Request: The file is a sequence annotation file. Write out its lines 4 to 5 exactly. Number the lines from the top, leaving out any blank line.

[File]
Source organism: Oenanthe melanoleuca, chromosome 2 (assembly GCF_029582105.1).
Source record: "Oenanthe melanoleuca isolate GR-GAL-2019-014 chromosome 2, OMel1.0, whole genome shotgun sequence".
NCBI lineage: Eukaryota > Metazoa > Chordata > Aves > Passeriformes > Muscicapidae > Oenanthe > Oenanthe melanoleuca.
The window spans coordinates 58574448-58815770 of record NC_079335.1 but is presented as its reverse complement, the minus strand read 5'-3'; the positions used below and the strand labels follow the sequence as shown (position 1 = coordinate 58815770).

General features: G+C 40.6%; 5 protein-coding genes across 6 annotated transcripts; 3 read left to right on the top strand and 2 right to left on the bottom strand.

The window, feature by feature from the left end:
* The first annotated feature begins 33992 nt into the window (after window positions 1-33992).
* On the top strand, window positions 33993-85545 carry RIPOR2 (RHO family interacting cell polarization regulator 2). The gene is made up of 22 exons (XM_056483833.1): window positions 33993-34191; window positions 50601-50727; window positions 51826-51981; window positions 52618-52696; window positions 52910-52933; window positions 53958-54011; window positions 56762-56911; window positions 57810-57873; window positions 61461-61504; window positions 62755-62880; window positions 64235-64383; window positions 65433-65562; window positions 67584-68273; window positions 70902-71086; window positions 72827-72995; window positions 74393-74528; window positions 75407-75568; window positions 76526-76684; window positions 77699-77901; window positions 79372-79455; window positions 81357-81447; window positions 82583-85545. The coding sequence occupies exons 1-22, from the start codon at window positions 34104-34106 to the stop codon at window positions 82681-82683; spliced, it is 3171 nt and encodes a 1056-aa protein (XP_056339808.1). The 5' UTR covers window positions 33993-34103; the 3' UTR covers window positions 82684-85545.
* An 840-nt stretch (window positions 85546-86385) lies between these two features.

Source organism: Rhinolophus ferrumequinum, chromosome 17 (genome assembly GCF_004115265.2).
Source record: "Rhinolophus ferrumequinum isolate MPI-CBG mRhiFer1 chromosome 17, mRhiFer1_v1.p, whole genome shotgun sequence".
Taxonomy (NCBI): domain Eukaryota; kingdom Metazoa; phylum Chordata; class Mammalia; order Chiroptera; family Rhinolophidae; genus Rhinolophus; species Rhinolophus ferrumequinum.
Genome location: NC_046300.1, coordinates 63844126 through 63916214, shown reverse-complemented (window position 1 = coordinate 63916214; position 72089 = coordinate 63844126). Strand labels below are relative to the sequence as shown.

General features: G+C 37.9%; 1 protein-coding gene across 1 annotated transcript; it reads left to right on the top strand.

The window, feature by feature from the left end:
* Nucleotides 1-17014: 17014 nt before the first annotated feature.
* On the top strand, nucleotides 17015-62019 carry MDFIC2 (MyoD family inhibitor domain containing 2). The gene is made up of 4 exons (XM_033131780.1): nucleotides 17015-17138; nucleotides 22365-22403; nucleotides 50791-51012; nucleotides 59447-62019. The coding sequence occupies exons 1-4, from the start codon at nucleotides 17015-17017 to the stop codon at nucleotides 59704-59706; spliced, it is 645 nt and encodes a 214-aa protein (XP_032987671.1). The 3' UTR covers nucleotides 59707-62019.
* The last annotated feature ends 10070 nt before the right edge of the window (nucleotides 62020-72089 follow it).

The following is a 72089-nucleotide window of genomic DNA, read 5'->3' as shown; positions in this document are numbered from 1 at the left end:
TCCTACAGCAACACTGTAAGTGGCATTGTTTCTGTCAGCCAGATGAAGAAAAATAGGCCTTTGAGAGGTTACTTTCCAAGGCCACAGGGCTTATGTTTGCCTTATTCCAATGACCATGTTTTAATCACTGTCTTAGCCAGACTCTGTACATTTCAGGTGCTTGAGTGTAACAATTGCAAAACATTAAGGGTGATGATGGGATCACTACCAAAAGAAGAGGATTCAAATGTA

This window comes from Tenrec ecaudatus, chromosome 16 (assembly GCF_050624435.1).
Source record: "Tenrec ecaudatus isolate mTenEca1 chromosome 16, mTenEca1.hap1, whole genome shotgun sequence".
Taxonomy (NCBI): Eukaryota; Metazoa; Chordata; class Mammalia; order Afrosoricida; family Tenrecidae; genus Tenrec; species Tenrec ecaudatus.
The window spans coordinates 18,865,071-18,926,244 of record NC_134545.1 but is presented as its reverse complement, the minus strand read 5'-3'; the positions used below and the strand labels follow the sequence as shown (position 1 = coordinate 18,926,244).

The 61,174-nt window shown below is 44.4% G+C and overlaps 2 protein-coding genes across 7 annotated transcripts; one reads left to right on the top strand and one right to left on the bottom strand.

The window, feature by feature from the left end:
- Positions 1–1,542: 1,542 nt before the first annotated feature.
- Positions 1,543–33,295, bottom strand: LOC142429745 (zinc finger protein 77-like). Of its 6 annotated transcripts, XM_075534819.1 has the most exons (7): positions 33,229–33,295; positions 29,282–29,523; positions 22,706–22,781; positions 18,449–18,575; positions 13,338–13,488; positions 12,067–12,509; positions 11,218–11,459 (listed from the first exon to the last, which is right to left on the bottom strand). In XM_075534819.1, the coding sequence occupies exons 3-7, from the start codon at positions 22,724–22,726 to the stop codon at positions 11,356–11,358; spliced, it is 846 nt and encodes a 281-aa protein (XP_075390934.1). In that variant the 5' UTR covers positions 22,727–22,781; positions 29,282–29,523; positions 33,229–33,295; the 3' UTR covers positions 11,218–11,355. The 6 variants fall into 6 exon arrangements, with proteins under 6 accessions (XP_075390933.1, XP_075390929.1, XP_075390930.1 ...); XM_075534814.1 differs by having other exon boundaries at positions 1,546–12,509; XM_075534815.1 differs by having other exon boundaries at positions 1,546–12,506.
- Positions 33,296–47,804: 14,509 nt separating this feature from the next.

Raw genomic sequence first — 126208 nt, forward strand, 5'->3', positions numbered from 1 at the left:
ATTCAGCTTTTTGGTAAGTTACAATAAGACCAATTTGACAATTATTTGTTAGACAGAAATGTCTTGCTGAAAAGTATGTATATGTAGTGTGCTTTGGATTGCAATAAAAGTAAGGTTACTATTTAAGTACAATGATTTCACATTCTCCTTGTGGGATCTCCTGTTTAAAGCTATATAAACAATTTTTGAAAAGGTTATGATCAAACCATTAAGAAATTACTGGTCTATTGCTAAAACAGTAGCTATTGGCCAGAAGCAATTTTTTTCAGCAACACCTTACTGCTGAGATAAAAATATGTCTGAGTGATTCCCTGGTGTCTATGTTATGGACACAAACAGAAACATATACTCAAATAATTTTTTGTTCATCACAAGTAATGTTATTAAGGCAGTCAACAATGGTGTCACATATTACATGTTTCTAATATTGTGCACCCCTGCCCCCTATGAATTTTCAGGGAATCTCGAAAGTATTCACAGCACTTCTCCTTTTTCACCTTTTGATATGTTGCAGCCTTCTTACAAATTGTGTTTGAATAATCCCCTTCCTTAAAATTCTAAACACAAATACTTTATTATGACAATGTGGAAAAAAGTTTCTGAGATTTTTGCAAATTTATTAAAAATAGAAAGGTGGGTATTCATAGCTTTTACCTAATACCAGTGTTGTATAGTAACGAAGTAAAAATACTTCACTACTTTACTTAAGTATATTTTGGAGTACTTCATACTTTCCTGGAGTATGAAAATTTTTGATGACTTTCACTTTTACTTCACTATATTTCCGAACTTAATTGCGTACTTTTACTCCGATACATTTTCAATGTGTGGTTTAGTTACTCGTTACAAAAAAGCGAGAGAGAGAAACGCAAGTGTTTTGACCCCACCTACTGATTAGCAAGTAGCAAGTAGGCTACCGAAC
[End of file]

The window spans coordinates 58574448-58815770 of record NC_079335.1 but is presented as its reverse complement, the minus strand read 5'-3'; the positions used below and the strand labels follow the sequence as shown (position 1 = coordinate 58815770).

General features: G+C 40.6%; 5 protein-coding genes across 6 annotated transcripts; 3 read left to right on the top strand and 2 right to left on the bottom strand.